The use of the police, intelligence services and NPA to fight personal, professional and political battles has reached crisis proportions in SA.
South Africa's most senior police officer, Riah Phiyega, has been drawn into the epidemic of infighting and Machiavellian intrigue that is consuming the leadership of our crime-fighting services.
A Sunday newspaper was played tapes, allegedly of Phiyega briefing Western Cape commissioner Arno Lamoer about a crime intelligence probe into his relationship with a local businessman. This followed a charge of obstructing justice that had been laid against her by suspended acting crime intelligence boss Chris Ngcobo.
If Phiyega's purpose was to shield Lamoer against investigation, that is a serious matter and she must answer for it. But there is a strong suggestion that the moves against her grew out of her "clear out" of rampant malpractice in the police force, and her suspension of Ngcobo days earlier.
Did crime intelligence operatives merely stumble on her conversation with Lamoer, or did something more sinister happen?
The use of the police, intelligence services and National Prosecuting Authority to fight personal, professional and political battles has reached crisis proportions in South Africa, and perhaps poses the single greatest threat to the country's crime-fighting endeavours.
It should be a source of major concern that, according to a senior Western Cape police officer interviewed by the Mail & Guardian this week, crime intelligence in the province has been so disabled by infighting that other arms of the service have been forced to gather their own intelligence.
Interference from the top reared its head under Thabo Mbeki's presidency, when there were increasingly strong signs that he and his loyalists in the prosecutions service were using the corruption investigation against Jacob Zuma to destroy him politically. Mbeki's attempt to shield national police commissioner Jackie Selebi from prosecution, which took place in the bitterly contested build-up to the ANC's Polokwane conference, also seems to have been a reflex of his political struggle with his deputy.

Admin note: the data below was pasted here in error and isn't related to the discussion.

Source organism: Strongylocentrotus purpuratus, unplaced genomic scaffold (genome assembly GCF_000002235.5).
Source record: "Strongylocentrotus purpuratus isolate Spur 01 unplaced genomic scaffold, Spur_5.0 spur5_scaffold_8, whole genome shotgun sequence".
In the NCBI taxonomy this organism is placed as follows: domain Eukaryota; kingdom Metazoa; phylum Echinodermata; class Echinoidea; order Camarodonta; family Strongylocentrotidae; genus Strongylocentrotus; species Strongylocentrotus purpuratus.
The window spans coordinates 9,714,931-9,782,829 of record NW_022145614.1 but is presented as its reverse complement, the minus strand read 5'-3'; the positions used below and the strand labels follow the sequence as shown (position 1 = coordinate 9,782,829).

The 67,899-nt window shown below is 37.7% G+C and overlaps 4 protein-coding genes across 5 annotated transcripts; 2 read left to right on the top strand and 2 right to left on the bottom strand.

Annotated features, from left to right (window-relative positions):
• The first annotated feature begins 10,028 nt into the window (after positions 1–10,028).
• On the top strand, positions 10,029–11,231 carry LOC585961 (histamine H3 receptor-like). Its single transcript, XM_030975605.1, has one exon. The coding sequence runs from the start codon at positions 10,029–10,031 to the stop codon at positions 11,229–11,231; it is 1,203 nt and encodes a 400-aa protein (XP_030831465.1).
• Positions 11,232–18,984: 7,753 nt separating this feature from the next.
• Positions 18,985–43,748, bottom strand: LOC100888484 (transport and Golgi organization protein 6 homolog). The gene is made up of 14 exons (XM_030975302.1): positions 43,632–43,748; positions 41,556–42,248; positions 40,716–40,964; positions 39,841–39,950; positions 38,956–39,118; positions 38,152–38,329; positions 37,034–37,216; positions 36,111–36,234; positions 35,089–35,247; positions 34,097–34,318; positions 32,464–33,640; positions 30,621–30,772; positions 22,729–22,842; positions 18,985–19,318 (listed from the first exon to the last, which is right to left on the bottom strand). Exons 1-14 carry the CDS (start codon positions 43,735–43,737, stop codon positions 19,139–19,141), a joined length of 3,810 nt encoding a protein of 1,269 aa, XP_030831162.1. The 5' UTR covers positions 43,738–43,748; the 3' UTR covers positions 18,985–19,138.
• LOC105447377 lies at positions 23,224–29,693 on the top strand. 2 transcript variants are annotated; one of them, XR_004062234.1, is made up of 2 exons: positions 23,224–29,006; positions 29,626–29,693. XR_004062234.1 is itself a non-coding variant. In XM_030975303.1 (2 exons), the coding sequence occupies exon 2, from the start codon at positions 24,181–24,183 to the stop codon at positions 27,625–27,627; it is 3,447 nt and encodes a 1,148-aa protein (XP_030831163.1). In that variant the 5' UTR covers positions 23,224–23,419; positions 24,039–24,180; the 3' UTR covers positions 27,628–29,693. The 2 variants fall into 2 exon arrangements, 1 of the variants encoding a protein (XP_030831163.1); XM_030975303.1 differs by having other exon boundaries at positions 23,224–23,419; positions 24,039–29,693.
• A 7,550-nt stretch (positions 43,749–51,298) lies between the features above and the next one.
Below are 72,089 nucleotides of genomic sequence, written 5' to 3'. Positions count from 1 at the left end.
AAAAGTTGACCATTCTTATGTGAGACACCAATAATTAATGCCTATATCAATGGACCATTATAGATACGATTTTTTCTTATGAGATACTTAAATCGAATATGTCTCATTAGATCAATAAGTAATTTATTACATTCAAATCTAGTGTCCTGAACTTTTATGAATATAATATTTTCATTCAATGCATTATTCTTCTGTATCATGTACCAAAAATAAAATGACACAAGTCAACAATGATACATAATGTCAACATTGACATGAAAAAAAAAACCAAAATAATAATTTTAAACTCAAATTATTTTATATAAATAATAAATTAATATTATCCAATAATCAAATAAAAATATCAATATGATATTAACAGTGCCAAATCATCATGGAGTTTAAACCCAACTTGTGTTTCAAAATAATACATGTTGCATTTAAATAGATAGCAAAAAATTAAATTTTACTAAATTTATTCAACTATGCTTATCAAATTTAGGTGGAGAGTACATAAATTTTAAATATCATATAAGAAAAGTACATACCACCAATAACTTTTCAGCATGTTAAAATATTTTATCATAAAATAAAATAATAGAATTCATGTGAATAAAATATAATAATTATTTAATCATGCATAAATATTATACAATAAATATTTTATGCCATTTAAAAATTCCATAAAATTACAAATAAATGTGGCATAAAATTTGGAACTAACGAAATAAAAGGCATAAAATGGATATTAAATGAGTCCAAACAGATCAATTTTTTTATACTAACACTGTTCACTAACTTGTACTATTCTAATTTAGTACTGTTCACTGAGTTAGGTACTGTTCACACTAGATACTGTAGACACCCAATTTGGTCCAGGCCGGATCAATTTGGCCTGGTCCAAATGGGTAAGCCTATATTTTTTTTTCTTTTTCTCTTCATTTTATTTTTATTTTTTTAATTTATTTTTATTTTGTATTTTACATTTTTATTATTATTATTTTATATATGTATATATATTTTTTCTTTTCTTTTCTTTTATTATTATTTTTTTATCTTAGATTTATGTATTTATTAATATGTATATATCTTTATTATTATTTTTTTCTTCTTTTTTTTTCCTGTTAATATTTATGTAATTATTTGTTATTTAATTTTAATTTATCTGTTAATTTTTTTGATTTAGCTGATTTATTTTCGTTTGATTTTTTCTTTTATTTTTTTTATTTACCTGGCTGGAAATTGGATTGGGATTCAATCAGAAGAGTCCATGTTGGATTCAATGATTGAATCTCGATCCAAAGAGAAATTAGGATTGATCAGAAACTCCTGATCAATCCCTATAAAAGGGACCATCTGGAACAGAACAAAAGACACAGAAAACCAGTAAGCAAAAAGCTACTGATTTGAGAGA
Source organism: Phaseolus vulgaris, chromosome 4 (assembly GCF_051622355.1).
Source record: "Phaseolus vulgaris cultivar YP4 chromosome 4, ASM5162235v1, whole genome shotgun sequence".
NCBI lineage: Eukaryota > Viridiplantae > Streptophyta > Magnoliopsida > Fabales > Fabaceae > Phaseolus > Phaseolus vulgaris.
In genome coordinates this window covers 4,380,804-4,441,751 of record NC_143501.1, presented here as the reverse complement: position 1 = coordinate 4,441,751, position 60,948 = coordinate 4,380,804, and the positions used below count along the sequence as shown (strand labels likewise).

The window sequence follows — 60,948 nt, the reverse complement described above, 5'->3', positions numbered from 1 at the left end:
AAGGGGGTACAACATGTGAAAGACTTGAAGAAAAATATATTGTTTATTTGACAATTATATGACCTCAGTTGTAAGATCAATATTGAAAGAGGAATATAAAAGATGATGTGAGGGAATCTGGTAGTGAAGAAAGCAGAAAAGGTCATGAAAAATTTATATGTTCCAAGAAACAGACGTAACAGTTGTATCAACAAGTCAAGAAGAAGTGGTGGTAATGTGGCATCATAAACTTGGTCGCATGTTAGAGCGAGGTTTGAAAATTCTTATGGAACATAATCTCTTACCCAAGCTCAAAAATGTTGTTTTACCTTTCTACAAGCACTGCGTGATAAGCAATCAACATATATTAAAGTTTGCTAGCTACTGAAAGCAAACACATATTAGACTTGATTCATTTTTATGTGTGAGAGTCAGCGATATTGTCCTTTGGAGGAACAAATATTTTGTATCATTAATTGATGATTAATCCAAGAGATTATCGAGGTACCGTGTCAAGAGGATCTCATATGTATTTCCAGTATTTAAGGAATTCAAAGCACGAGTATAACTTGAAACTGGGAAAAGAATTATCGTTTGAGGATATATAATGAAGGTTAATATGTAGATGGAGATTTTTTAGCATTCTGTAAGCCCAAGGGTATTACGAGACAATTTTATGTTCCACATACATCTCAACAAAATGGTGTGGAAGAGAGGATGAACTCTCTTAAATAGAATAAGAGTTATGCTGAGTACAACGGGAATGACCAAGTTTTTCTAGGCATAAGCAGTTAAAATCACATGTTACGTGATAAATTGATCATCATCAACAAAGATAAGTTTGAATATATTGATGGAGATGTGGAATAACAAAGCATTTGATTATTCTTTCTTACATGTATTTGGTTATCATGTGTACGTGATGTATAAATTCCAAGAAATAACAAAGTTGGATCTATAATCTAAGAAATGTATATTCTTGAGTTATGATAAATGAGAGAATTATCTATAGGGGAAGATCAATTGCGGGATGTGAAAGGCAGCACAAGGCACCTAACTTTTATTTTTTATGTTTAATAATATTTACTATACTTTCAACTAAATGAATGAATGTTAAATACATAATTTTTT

But the administration of the new president appears just as prone to politically actuated meddling: how else is one to understand the controversial dropping of corruption charges against Peggy Nkonyeni, one of Zuma's key allies in the pivotal province of KwaZulu-Natal?
Just as troubling has been the escalating abuse of police powers and infrastructure by senior officers to protect and benefit themselves.
Sources tell us that the crime intelligence special services account – intended for special intelligence-gathering operations and the payment of sources – has allegedly been abused by some in the ANC as a political slush fund over many years. More recently, however, the division's senior officers have allegedly taken to raiding it to buy cars and to finance trips abroad.
One might hope that senior police officers who have been caught with their pants down would respect the procedures of the criminal justice system. Their response, however, has apparently been to fight back with every weapon at their disposal, including access to the media and covert surveillance.
There is only one cure for this spreading illness: strict policies to deter the misuse of the security services for personal or political advantage.
It is a change that must start at the top. Richard Mdluli's masterstroke was to present himself as an ally of President Zuma, a conspiratorially minded politician who appears susceptible to the tittle-tattle of self-serving intriguers.